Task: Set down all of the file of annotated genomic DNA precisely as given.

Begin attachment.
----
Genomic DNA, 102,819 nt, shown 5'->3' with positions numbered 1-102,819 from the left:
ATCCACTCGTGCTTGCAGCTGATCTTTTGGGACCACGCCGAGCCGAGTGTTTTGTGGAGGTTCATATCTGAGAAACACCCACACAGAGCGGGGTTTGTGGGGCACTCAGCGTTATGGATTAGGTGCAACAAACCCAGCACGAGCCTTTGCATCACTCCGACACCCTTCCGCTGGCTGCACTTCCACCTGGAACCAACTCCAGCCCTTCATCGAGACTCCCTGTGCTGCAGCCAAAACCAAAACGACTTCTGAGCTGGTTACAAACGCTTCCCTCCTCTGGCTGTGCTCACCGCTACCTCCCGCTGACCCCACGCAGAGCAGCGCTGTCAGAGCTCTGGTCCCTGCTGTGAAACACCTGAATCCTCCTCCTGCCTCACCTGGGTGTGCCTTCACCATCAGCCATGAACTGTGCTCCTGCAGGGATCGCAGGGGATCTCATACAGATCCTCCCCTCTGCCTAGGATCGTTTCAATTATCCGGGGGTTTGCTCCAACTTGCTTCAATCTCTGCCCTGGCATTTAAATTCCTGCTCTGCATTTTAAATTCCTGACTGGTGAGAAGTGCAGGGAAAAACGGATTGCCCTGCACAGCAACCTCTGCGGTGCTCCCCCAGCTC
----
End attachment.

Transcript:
Genomic DNA, 102,819 nt, shown 5'->3' with positions numbered 1-102,819 from the left:
ATCCACTCGTGCTTGCAGCTGATCTTTTGGGACCACGCCGAGCCGAGTGTTTTGTGGAGGTTCATATCTGAGAAACACCCACACAGAGCGGGGTTTGTGGGGCACTCAGCGTTATGGATTAGGTGCAACAAACCCAGCACGAGCCTTTGCATCACTCCGACACCCTTCCGCTGGCTGCACTTCCACCTGGAACCAACTCCAGCCCTTCATCGAGACTCCCTGTGCTGCAGCCAAAACCAAAACGACTTCTGAGCTGGTTACAAACGCTTCCCTCCTCTGGCTGTGCTCACCGCTACCTCCCGCTGACCCCACGCAGAGCAGCGCTGTCAGAGCTCTGGTCCCTGCTGTGAAACACCTGAATCCTCCTCCTGCCTCACCTGGGTGTGCCTTCACCATCAGCCATGAACTGTGCTCCTGCAGGGATCGCAGGGGATCTCATACAGATCCTCCCCTCTGCCTAGGATCGTTTCAATTATCCGGGGGTTTGCTCCAACTTGCTTCAATCTCTGCCCTGGCATTTAAATTCCTGCTCTGCATTTTAAATTCCTGACTGGTGAGAAGTGCAGGGAAAAACGGATTGCCCTGCACAGCAACCTCTGCGGTGCTCCCCCAGCTC